Goodness, what a lengthy title, even if I did edit it down somewhat. And I couldn’t superscript in the headline, unfortunately.
This took me quite a while to get through, because although it’s a novel and not a movie, it was meant to be a movie: and all movies are too long.
So this was too long. If it was a movie, it would be at least half an hour too long, like most of them are. You could shake this novel and lose that half an hour. There are a few too many characters, for example. Maybe too many p.o.v. characters, but certainly too many in general. I won’t go on before firing off the spoiler horn™, as my podcast friends call it.
You have been warned. Everybody knows that the original Alien3 was no damn good. You will find some people willing to defend it, I’m sure, because the universe is infinite and full of monkeys, but most right-thinking people were out of that movie as soon as Newt and Hicks turned up dead.
Alien3 had a long and painful development process, and along the way the producers commissioned and then rejected a couple of screenplays by renowned science fiction author William Gibson. If you’re dedicated, you can find them online. This here novelisation is by renowned science fiction author Pat Cadigan, a person I like to imagine always wears a cardigan when she writes.
So why wasn’t this made? And why did they choose instead the utter shit that they did?
Now, if you know your science fiction you know that Gibson was not the natural choice for something like this. His brand of cerebral cyberpunk thriller might make a decent movie, but how that would fit with the Alien franchise, I don’t know. Dan Simmons would have been around at the right time, as would Cadigan herself. Orson Scott Card, maybe? Or, hell, just someone who could write a decent screenplay.
So what happens here? Well, Ripley and Newt and Hicks and Bishop all survive, but (and here’s your first clue as to why this was rejected) Ripley is in a coma, and does not feature except as an unconscious figure in a clinic. Newt is around for a bit, but is then sent off by Hicks on a ship bound for Earth. And given what goes on here, we should say a doomed ship.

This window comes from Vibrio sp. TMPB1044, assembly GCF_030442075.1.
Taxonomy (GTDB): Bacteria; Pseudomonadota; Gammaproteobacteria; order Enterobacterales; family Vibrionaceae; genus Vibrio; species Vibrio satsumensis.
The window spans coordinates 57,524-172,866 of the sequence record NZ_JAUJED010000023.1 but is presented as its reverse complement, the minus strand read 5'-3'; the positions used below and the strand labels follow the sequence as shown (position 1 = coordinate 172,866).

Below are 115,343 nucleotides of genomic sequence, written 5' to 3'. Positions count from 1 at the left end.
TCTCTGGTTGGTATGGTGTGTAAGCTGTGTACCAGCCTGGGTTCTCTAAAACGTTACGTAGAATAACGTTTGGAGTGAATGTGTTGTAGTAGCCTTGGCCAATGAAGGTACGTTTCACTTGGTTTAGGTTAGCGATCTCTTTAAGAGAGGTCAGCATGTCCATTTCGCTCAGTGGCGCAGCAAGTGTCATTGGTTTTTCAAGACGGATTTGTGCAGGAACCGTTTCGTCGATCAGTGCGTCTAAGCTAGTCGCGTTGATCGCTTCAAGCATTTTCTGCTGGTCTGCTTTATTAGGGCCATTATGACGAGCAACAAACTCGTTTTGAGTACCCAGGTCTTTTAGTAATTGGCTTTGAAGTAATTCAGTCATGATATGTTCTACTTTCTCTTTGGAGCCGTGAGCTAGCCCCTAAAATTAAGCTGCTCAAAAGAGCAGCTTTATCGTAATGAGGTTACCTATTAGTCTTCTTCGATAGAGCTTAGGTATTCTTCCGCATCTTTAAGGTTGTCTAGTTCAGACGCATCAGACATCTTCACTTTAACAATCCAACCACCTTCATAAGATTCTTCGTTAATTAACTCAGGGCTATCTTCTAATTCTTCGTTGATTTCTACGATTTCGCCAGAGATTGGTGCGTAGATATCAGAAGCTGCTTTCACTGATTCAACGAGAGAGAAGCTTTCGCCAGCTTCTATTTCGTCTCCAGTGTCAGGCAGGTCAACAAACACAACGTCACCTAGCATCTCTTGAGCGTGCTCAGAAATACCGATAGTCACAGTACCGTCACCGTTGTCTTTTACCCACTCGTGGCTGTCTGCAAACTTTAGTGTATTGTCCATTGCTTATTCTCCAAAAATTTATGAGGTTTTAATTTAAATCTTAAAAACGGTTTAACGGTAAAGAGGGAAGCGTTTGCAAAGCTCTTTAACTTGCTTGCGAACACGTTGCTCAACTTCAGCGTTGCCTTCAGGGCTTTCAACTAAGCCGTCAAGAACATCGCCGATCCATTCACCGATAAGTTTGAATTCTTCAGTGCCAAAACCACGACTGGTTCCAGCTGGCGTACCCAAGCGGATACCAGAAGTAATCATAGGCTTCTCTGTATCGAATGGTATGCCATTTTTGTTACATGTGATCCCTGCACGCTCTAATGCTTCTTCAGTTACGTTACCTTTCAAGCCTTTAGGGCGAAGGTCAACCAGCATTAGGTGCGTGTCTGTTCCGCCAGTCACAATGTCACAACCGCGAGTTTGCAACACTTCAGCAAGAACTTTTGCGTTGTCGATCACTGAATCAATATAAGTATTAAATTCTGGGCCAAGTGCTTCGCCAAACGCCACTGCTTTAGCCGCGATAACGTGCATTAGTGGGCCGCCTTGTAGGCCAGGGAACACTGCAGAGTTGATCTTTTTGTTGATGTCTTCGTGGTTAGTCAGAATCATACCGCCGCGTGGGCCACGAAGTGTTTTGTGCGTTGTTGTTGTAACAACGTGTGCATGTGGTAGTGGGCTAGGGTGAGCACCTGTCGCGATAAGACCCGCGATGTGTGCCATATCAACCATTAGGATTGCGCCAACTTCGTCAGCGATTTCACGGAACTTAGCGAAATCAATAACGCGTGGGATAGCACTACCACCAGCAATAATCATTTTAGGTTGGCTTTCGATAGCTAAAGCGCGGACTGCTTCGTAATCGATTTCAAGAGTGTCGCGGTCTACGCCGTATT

Hicks is the protagonist. Bishop his supporting player, though they don’t get many scenes together. Which is a bit like DeNiro and Pacino in Heat, which is why I’ve always thought that was shit too.
The survivors from Aliens are picked up by the denizens of two different space stations: one of them some kind of communist workers’ paradise, the other owned by The Company. To cut a long story short, on both stations, people decide to run experiments on the weird alien DNA and hijinks ensue.
In one case, of course, The Company are entirely responsible; in the other, it’s just a cold war arms race scenario.
Aliens are everywhere, but there no longer seems to be any rhyme or reason to their lifecycle. One of the things I quite liked about the first two films was the sense that the aliens made a sort of sense. Queen lays eggs, eggs hatch facehuggers, facehuggers spawn chestbursters, chestbursters become drones who feed the queen. But in this hot mess, the aliens can apparently grow inside any organism who comes into contact with the weird black stuff that is their highly adaptable DNA equivalent, and there can be multiple queens, and apparently more aliens than there ever were host bodies. It’s all a bit much. And the weird black stuff seems very reminiscent of the shit that turned up in Prometheus and Alien: Covenant, in case you were wondering where those films got their shit ideas.
All of this is because we start with the problem, if they killed the alien queen at the end of Aliens, how can there be another film with more aliens? The answer is, *waves hands*. This is a shame, because I suppose with an evil Company in the picture, there are any number of ways that you could get more aliens. And presumably, if they left eggs behind on one planet, they could have left eggs behind on any number of other planets. Or it could have turned out that someone on LV-426, before they all got killed, had previously fired off a drone with an alien sample on board. Which just so happens to arrive at the space station here as Hicks and co are rescued.
As I mentioned above, there are a few too many characters here, so that it’s hard (without them being on a screen in front of you played by different actors) to differentiate them or care about them—especially as most of them get killed. And especially as none of them are Ripley. One thing’s for sure: there seems to be a rule that only a maximum of three humans can be left alive at the end of the film. And it being a movie, anything that can go wrong does go wrong, all authority figures are useless, The Company is evil but also stupid, and only Hicks (or Bishop) can save them.
Cadigan is not a bad writer, but the 428 pages of this novel do drag a bit, so it’s a shame she didn’t have better source material to work with.